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The Importance and Impact of Cold Case Units

NCJ Number
253102
Date Published
July 2019
Length
3 pages
Author(s)
Tim Keel; Jim Markey; Ted Hunt; Thomas McAndrew; William Doogan; Gregory A. Schmunk; Sally Wolter
Agencies
NIJ-Sponsored
Publication Type
Report (Technical Assistance), Report (Grant Sponsored), Program/Project Description, Issue Overview, Instructional Material (Programmed)
Annotation
In this 5-minute video, law enforcement and forensic practitioners comment on the importance of committing resources to cold cases.
Abstract
The comments note the dynamic nature of investigative and forensic techniques, so that cases that go unsolved under the investigative and forensic capabilities at the time of the crime can be solved with new investigative techniques available years later. This dynamic nature of forensic and investigative techniques requires that law enforcement agencies give high priority to obtaining and committing resources to ongoing analysis of cold cases. One commentator emphasizes that most offenders, particularly those who commit sexual assaults, do not stop their criminal behavior after one crime. This means that evidence in cold cases, particularly those that have DNA evidence, should be regularly compared with evidence obtained in recent crimes that may have been committed by the same offender who committed the cold case. The point being made in this video is that cold-case investigative units must receive ongoing resources that will sustain the regular examination of cold-case evidence to determine whether contemporary evidence from recent cases and newly developed forensic analytical capabilities may assist in resolving a cold case.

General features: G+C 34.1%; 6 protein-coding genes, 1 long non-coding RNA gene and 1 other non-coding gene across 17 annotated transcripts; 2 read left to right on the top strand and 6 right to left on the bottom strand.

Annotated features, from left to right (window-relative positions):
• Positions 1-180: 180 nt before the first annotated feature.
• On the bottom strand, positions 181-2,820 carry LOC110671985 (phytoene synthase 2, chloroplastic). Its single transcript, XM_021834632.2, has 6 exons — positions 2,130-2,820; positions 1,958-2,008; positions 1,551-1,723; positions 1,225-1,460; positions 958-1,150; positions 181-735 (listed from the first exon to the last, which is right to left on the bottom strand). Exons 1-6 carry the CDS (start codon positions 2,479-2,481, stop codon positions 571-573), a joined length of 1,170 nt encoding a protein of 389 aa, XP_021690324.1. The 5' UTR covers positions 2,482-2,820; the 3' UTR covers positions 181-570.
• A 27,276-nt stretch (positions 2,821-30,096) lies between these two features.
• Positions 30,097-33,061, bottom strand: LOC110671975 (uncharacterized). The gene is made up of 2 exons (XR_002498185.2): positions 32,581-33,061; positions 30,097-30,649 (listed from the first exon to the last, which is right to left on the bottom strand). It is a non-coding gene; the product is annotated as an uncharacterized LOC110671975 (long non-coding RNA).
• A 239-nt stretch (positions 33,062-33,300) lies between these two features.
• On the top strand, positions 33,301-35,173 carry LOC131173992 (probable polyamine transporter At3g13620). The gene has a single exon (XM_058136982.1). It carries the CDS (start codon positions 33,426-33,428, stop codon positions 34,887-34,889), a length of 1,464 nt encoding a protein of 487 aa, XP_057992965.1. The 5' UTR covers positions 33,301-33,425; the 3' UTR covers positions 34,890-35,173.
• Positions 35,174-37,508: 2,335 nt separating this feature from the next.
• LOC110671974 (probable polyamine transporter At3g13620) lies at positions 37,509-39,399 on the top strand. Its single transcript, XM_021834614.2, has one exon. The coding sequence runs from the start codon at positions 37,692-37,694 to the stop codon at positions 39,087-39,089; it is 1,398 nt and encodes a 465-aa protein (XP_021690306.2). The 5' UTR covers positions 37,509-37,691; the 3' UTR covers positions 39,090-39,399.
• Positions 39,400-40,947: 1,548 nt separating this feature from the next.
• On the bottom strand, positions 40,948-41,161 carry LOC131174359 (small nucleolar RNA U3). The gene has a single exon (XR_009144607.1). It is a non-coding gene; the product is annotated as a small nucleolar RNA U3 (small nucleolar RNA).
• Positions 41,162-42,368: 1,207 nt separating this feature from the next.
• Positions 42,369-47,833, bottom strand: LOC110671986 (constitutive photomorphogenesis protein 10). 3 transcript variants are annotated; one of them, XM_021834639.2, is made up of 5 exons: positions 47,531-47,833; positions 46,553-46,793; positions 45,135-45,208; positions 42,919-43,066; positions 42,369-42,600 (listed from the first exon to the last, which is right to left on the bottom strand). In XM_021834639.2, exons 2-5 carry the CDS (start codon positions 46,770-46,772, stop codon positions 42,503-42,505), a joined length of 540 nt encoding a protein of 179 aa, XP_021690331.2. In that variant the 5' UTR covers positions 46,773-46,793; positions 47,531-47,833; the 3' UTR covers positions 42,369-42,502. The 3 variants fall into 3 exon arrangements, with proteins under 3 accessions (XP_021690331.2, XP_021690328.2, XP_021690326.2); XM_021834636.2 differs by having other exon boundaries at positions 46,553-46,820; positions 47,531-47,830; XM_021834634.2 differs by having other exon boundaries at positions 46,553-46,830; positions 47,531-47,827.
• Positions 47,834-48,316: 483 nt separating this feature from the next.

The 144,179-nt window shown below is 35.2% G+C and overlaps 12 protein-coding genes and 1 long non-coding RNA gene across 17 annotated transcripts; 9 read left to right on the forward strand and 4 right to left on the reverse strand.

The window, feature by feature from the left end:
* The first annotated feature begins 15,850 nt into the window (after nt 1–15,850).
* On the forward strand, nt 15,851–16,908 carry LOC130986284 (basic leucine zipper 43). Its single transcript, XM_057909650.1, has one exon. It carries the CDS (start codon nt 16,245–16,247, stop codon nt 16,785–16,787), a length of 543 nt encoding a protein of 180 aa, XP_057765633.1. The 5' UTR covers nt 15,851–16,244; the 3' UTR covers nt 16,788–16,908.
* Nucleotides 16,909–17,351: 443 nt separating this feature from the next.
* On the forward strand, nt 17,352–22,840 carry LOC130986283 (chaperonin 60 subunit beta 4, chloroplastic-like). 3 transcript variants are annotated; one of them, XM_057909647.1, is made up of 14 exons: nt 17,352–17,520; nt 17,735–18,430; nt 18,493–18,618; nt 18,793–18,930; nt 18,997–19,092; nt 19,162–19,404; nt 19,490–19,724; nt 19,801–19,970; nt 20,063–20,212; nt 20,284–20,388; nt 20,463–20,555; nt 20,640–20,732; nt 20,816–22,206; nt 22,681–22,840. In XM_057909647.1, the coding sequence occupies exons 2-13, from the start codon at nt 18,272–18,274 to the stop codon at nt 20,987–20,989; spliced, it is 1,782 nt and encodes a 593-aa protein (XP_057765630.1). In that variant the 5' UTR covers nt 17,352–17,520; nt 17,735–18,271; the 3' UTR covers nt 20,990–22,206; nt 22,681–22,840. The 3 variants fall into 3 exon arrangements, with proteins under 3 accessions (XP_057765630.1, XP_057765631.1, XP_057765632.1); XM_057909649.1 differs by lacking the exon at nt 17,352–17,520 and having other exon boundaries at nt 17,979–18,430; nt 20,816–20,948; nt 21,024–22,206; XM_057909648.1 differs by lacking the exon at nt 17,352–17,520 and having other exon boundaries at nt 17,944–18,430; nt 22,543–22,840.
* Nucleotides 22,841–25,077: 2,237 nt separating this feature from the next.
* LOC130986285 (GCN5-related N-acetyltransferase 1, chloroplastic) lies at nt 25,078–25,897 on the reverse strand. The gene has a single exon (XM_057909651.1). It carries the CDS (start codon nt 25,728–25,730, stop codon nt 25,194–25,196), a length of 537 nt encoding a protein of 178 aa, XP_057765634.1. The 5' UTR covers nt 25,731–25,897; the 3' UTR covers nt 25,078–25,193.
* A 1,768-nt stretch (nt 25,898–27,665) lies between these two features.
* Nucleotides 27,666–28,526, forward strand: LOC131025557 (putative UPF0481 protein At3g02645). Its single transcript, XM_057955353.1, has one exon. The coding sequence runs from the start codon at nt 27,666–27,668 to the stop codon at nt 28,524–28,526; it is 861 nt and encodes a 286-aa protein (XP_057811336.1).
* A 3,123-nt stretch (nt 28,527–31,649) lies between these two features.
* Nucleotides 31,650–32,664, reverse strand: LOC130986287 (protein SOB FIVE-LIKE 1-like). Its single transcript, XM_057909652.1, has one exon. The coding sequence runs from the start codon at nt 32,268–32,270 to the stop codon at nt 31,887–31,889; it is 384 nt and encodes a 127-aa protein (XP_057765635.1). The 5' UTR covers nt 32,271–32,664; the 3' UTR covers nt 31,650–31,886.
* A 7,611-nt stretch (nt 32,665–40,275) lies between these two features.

Date Created: August 22, 2019